On a dreary Saturday morning, we were channel surfing and came across a familiar face from years ago â Steve Irwin. Smiles broke out and we settled in to revisit Steve and his adventures.
Those of us over the age of 25 remember Australiaâs favorite celebrity, the Crocodile Hunter. With his boundless energy and over-the-top enthusiasm toward crocodiles, snakes and reptiles, Irwin was a huge favorite, not only in our house but around the world.
More than just seeing if Steve was going to get bitten by a crocodile or a snake, Steve was constantly talking.
He introduced dozens of Australian terms to American audiences, including the famous âby Crikeyâ and his love of his home was evident in every show.
Our boys loved watching him lay down on the backs of crocodiles, jump into the water with 12-foot-long crocs and wave venomous snakes around like they were jump ropes.
His constant talking was more than nervous energy â he was educating the audience about the beauty, power and fragility of wildlife on this planet.
His partner was his wife, Terri. I remember watching the show when Irwin introduced her to the crocodile enclosure. He told her to go ahead and jump on the back of a crocodile to calm it down.
âI donât think so, Steve,â she said as she backed away. But those two quickly became a conservation team, and their adventures throughout Australia were riveting.
When Steve was stung by a stingray in 2006 and died, the entire world mourned. No one could believe that someone whoâd faced as many dangers as Steve had couldâve died in the first recorded death by a stingray.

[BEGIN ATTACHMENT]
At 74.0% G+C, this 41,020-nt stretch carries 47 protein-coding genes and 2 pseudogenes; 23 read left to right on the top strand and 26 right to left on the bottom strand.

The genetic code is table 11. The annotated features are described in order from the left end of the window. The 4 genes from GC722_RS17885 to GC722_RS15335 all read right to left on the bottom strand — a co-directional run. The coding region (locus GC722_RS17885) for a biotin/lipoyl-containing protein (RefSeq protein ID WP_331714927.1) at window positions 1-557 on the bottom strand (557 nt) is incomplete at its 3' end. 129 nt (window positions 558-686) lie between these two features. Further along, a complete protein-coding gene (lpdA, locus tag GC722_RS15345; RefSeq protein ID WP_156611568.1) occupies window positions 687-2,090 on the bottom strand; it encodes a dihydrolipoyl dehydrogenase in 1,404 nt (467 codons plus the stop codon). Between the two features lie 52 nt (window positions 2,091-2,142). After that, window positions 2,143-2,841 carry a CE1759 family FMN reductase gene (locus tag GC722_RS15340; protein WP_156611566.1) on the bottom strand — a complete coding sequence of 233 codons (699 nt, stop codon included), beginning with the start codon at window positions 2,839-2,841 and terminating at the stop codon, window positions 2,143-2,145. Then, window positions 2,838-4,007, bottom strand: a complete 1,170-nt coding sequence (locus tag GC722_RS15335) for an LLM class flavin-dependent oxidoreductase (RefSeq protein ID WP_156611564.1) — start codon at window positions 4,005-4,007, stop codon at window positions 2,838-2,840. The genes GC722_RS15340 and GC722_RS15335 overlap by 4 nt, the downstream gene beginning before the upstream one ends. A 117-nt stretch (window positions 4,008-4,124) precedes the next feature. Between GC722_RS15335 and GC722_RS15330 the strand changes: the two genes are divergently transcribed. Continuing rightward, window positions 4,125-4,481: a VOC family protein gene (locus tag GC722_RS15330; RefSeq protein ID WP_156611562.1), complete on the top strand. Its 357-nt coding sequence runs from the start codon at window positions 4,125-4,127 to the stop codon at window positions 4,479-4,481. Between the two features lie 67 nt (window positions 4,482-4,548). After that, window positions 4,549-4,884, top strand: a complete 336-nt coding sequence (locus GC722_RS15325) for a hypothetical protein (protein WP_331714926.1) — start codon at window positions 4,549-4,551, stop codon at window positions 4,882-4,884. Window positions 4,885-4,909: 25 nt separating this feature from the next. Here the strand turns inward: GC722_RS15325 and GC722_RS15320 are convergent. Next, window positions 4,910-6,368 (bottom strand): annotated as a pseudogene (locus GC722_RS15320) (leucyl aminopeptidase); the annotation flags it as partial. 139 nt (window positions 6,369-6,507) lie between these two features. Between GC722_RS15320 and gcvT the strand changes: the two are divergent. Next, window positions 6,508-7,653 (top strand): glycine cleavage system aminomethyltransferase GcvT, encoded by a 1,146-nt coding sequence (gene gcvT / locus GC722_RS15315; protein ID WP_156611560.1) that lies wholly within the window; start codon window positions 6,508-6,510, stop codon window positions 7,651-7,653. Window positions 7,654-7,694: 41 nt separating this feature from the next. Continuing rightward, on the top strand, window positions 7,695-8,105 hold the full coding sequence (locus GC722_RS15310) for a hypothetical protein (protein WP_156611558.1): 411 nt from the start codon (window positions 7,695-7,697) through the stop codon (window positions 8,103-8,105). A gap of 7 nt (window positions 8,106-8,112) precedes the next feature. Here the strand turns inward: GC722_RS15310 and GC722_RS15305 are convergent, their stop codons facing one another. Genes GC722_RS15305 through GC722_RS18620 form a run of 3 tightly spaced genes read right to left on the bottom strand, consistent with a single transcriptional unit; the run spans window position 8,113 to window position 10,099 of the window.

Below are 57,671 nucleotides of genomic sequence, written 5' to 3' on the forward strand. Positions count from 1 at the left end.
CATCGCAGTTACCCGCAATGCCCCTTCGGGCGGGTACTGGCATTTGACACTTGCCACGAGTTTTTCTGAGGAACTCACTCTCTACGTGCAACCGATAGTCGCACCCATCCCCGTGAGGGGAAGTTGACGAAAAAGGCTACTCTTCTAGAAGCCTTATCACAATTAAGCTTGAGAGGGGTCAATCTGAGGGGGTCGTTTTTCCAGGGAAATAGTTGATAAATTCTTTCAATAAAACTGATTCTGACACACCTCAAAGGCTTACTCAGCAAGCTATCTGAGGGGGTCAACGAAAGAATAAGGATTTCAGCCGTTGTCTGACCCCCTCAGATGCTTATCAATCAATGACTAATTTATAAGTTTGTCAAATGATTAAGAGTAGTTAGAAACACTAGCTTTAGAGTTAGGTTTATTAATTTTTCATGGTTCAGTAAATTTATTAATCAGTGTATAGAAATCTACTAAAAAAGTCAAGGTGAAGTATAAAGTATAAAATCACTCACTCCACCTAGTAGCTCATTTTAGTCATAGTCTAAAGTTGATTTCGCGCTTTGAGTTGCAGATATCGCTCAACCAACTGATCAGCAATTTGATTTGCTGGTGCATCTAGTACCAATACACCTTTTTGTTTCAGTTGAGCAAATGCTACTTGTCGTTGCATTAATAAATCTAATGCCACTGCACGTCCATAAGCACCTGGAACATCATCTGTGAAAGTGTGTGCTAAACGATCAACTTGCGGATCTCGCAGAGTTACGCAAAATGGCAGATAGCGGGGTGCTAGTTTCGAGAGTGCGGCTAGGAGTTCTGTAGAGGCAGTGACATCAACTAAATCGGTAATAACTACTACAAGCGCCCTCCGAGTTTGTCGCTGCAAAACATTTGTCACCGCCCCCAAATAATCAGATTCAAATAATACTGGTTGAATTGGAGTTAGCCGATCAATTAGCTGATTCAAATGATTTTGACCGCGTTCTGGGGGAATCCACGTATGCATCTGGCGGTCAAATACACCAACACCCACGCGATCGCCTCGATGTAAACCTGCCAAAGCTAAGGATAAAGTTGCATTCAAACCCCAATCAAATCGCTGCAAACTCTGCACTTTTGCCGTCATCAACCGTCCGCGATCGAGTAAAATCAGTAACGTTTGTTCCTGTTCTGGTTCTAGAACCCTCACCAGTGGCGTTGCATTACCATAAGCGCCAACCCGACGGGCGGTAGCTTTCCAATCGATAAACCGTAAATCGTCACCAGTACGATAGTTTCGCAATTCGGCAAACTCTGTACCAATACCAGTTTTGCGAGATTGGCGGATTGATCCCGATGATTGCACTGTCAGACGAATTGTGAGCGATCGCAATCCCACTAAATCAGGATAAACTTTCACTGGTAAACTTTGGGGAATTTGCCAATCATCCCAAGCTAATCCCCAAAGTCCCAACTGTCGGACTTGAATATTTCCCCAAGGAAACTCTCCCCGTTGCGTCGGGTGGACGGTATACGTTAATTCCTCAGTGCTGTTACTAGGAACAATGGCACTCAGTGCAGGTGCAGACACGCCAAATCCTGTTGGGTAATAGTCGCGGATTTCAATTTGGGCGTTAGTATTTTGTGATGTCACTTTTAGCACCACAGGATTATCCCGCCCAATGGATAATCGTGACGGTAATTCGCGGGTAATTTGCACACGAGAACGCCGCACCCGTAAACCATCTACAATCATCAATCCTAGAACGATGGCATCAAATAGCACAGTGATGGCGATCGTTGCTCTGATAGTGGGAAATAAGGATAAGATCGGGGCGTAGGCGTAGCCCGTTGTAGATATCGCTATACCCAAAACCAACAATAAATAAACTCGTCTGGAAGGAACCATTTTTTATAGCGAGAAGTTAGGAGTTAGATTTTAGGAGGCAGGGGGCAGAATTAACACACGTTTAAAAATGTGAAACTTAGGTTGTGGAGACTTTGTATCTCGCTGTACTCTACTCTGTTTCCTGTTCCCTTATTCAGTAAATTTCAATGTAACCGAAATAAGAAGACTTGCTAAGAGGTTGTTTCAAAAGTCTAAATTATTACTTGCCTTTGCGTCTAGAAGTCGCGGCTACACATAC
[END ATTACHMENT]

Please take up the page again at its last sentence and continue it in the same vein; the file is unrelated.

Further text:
Even though the whole world grieved with the Irwins, his family lost a beloved husband, a doting, hands-on father to then 8-year-old Bindi and 3-year-old Robert and their primary business partner in running the Australia Zoo started by Steveâs father.
Those children couldâve cratered or been completely destroyed. They had two major blows â they were in the public spotlight and theyâd suffered a tremendous loss.
Itâs unusual to come across children from any walk of life who have their life together after experiencing the sudden loss of a parent, much less the children of one of the worldâs most beloved personalities.
Nobody wouldâve blamed the Irwin children if theyâd lashed out at the world, left Australia behind or hid in drugs or alcohol.
The world wouldâve understood if theyâd been spoiled brats. After all, they lost one of the most dynamic people the worldâs ever seen, but to them, they lost the center of their universe.
Instead, their mother found the strength to continue Steveâs work of conservation and education. The children grew up around animals, just like their father, and embraced the message he believed in.
Today 16-year-old Robert and 21-year-old Bindi are conservation ambassadors who travel around the world, spreading their fatherâs conviction in protecting wildlife.
Lest we forget Steve, âAnimal Planetâ has compiled hours of footage from Steveâs earlier shows and added thoughts and remembrances from Terri and one of Steveâs best friends.
This new series gives viewers some insight into what was going on behind the camera. The footage and the commentary from those who knew and loved Steve remind the world that âthe Crocodile Hunterâ wasnât just a showman or a daredevil.
Steve lived what he preached â get in there with the world, grab on with both hands and make sure passion is the main ingredient in everything you do. Long after his death, thatâs a legacy worth embracing and passing on.
This column was originally published in The Fort Bend Herald.Â